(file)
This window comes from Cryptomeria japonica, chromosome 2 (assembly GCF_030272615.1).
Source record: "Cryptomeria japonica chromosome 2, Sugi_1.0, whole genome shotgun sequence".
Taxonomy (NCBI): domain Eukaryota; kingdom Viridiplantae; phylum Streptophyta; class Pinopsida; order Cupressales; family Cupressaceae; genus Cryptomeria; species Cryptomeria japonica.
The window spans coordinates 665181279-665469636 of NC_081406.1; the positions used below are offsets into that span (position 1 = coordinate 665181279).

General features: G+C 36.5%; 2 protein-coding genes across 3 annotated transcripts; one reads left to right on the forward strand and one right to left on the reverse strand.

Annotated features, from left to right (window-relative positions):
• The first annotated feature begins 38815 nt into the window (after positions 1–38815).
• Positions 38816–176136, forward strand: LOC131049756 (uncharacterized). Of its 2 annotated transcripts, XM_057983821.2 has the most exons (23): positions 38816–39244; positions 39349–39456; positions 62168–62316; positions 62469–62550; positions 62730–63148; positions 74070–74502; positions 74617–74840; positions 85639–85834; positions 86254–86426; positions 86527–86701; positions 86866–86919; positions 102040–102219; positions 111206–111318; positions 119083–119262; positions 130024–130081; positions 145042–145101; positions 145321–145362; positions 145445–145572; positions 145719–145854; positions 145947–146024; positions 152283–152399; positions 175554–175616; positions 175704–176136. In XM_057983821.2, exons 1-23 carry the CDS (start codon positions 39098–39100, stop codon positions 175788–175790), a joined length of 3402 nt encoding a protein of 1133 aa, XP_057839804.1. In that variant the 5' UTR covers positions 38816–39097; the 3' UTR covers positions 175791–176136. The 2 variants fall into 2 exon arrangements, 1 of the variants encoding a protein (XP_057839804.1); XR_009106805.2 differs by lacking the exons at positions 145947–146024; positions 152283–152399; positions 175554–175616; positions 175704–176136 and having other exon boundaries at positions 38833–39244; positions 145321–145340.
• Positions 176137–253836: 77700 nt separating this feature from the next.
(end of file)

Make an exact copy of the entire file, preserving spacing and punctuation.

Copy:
This window comes from Cryptomeria japonica, chromosome 2 (assembly GCF_030272615.1).
Source record: "Cryptomeria japonica chromosome 2, Sugi_1.0, whole genome shotgun sequence".
Taxonomy (NCBI): domain Eukaryota; kingdom Viridiplantae; phylum Streptophyta; class Pinopsida; order Cupressales; family Cupressaceae; genus Cryptomeria; species Cryptomeria japonica.
The window spans coordinates 665181279-665469636 of NC_081406.1; the positions used below are offsets into that span (position 1 = coordinate 665181279).

General features: G+C 36.5%; 2 protein-coding genes across 3 annotated transcripts; one reads left to right on the forward strand and one right to left on the reverse strand.

Annotated features, from left to right (window-relative positions):
• The first annotated feature begins 38815 nt into the window (after positions 1–38815).
• Positions 38816–176136, forward strand: LOC131049756 (uncharacterized). Of its 2 annotated transcripts, XM_057983821.2 has the most exons (23): positions 38816–39244; positions 39349–39456; positions 62168–62316; positions 62469–62550; positions 62730–63148; positions 74070–74502; positions 74617–74840; positions 85639–85834; positions 86254–86426; positions 86527–86701; positions 86866–86919; positions 102040–102219; positions 111206–111318; positions 119083–119262; positions 130024–130081; positions 145042–145101; positions 145321–145362; positions 145445–145572; positions 145719–145854; positions 145947–146024; positions 152283–152399; positions 175554–175616; positions 175704–176136. In XM_057983821.2, exons 1-23 carry the CDS (start codon positions 39098–39100, stop codon positions 175788–175790), a joined length of 3402 nt encoding a protein of 1133 aa, XP_057839804.1. In that variant the 5' UTR covers positions 38816–39097; the 3' UTR covers positions 175791–176136. The 2 variants fall into 2 exon arrangements, 1 of the variants encoding a protein (XP_057839804.1); XR_009106805.2 differs by lacking the exons at positions 145947–146024; positions 152283–152399; positions 175554–175616; positions 175704–176136 and having other exon boundaries at positions 38833–39244; positions 145321–145340.
• Positions 176137–253836: 77700 nt separating this feature from the next.